I meant to write this post in 2017, I have managed to procrastinate 3 years before finally getting around to it.
Apple being Apple and pulling an Apple
The year is 2017, and I had just started my internship at Indeed. Apple had just released their new, bold, courageous, Macbook Pro that decided that ports and physical buttons were a thing of the past. I found the backlash pretty amusing at that time. “That’s what you get for choosing to use Apple I guess.”, I mused hypocritically, using the 2015 Macbook Pro (with physical buttons) that my company gave me to work on. It became much less amusing when I was provided with the 2017 Macbook Pro (with no esc key and a really useless touch bar) on my first day of work. It dawned on me that this would be my reality moving forward, that I am subject to the whims of that big corporation that I dislike so much.
Indeed would not be the first company that will insist I use a Mac to code. True enough, here I am typing this on yet another Macbook with no escape key, because everyone in Silicon Valley seems to be using a Macbook to develop websites for some reason, but I digress.
As I was grappling with the loss of my escape key, I tried to convince myself that I didn't really need that key. I do not code much on vim, and I could not think of any use of the escape key in my day to day off the top of my head. Boy was I wrong. I spent the first couple of days hitting (and missing) the non existent escape key on my mac. It got to a point where I started to notice all the times where I do use the escape key that I never noticed before. Here’s the non exhaustive list that no one asked for.
- Closing a dialog box in browsers.
- Closing dialog boxes in Slack
- Closing any dialog box in rubymine/android studio/intellij
- Closing any dialog box in VS code
- Did I mention closing dialog boxes?
- Cancelling a find and replace in code editors
- Cancelling multi cursors in code editors
- Cancelling code completion in code editors
- Closing the spotlight search / start menu
- Quitting a game or getting the menu
- Doing anything in vim
- Closing a chat in Telegram
- Closing the context menu when I accidentally press alt or click the wrong thing.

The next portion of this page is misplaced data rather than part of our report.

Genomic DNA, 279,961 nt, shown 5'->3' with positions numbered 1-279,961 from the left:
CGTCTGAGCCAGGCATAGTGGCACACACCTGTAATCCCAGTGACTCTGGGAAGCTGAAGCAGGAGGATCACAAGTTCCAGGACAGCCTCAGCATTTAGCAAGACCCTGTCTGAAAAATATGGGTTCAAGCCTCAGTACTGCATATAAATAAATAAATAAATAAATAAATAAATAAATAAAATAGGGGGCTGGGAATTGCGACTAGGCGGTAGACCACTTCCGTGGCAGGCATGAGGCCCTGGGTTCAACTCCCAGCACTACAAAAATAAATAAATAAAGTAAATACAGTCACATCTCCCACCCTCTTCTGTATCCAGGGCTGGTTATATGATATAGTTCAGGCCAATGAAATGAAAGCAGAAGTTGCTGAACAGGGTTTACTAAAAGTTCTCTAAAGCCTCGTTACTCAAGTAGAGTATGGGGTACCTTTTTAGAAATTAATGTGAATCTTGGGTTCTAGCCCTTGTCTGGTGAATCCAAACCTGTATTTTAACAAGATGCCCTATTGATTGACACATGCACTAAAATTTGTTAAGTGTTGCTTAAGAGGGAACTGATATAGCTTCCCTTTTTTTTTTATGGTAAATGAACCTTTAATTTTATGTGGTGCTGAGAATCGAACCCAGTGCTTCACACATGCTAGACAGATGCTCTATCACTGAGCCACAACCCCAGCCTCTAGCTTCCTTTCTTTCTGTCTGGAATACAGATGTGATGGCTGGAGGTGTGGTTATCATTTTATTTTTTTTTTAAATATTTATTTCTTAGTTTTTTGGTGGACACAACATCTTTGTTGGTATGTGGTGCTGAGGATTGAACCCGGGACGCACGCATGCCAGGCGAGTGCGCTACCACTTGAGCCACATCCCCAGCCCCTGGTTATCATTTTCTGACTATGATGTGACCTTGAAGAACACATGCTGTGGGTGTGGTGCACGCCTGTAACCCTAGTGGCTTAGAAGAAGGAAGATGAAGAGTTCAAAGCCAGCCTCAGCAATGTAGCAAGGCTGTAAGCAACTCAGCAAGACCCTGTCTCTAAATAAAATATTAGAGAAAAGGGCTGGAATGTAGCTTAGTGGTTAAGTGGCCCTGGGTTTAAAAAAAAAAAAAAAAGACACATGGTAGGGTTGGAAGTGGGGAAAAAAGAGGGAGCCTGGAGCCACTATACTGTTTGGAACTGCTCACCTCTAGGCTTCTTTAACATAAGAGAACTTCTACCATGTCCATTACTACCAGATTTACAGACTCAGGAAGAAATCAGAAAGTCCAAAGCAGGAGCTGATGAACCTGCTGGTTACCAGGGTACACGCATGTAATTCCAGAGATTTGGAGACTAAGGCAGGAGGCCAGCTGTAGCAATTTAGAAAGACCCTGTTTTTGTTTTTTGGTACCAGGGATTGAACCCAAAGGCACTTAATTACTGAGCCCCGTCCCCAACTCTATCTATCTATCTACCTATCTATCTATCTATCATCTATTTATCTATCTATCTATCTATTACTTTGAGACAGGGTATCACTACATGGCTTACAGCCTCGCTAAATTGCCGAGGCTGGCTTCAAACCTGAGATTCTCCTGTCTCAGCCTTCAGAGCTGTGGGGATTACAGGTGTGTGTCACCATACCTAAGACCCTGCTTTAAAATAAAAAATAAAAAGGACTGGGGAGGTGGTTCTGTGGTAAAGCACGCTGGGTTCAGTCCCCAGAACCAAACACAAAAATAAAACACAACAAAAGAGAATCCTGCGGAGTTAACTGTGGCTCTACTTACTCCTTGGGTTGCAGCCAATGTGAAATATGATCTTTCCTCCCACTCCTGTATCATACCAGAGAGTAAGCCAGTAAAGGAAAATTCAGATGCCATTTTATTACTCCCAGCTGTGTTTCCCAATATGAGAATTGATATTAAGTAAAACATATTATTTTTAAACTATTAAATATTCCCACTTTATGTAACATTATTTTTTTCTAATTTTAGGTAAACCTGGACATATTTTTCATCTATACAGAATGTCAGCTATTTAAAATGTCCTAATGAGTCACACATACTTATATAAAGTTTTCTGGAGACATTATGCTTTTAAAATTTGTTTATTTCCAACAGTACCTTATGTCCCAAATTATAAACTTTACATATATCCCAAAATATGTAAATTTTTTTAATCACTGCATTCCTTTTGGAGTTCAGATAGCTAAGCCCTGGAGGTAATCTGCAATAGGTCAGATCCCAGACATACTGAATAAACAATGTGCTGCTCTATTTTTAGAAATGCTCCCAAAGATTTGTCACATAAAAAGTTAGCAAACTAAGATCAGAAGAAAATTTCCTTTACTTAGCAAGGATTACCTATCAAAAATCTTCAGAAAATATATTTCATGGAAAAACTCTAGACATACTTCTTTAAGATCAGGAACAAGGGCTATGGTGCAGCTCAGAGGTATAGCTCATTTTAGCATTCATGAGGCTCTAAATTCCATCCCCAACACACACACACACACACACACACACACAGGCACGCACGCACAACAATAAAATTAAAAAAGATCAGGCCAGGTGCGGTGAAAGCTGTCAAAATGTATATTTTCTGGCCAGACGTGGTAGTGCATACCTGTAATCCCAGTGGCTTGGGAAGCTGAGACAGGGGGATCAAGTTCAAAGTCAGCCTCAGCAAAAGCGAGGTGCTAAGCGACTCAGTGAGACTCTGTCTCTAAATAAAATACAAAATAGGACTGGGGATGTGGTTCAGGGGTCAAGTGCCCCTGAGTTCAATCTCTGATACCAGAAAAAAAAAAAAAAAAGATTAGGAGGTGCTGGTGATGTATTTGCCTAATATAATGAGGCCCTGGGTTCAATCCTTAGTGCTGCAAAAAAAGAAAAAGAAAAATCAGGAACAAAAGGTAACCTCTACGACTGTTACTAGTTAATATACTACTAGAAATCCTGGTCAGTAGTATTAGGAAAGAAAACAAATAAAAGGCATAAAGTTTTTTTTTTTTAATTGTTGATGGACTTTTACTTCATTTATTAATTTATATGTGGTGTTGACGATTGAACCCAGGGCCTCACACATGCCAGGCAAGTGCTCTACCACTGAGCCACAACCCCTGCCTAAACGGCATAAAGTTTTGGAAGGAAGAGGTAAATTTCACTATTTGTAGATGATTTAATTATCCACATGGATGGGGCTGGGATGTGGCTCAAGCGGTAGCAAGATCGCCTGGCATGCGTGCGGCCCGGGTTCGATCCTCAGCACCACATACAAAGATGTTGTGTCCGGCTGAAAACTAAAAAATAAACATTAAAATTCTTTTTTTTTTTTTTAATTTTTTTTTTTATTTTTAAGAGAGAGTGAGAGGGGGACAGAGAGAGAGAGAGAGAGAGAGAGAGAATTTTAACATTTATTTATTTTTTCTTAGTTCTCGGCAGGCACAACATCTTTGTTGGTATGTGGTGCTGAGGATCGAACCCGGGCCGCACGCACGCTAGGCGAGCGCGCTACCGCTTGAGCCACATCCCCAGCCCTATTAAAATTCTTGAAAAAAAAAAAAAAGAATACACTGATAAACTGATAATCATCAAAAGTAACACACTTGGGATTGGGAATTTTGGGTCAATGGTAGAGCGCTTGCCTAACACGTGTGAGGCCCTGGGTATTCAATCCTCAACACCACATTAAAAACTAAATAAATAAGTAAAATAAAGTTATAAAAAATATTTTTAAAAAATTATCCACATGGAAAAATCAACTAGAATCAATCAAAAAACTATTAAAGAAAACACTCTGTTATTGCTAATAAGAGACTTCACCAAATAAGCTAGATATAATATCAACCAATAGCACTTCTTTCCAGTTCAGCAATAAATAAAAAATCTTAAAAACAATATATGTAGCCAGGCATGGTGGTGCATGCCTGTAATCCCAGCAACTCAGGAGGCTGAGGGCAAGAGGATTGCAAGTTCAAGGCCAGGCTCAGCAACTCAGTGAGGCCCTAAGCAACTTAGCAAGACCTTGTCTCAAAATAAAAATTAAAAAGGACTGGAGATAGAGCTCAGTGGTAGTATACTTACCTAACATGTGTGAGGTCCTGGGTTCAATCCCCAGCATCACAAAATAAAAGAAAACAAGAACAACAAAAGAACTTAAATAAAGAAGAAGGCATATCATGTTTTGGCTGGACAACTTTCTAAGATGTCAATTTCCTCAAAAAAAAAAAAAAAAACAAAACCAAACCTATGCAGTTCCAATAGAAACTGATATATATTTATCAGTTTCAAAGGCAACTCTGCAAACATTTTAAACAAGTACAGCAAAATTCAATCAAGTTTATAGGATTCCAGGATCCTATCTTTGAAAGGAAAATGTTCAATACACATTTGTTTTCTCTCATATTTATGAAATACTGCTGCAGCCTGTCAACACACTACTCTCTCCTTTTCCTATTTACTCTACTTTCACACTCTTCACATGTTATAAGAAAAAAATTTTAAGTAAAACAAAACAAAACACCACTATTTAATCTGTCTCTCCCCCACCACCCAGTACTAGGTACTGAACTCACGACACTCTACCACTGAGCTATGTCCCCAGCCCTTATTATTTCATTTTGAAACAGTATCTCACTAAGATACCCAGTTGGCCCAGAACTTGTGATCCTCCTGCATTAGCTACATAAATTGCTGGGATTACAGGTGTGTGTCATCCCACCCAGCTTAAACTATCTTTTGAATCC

- Rage mashing the escape key when the computer is jammed
In theory, I could use my mouse to do all of the above actions, except the last one and that was simply unacceptable.
One solution was to get used to the touch bar and accept it as a fact of life. But this would mean that when I switch back to a real keyboard on a real computer, I would end up having to deal with an escape key that felt different.
Another solution was to simply use an external keyboard at all times. But this meant that I would not be able to use my laptop in bed. (Incidentally, I have solved this problem and I will be writing another post about it. Maybe it’ll take another 3 years for me to do so.)
The solution that I arrived at was to remap my caps lock key to escape. It actually made the most sense and I’m surprised that I did not think of doing that much earlier. I guess I never needed a solution to a problem I never really had.
On a tangential note, keys that change the state of the keyboard are terrible. I strongly believe that a keyboard should be stateless. Meaning that you should never have to keep track mentally or visually which state your keyboard is in if you aren’t actively pressing anything. The caps lock key has done nothing for me except cause typos. I can very confidently say that I have only enabled caps lock lock key by mistake. 3 years later, I have not once missed having caps lock.
Remapping on a Macbook
Remapping the key on a mac was straightforward enough. Apple had apparently decided that some people might want to remap the escape key and had included it as an option in the latest MacOS.
Remapping on Windows with Software.
On Windows, the remapping was also straightforward enough. I was using a Razer BlackWidow at the time. It allowed me to remap any key on my keyboard using their Razer Sypnapse software. Even if I didn't have Razer Sypnapse, there are plenty more software that allow remapping on Windows. One such software is AutoHotkey. The benefit of software remapping is that you can also do per application key maps. But that was not a feature that I needed.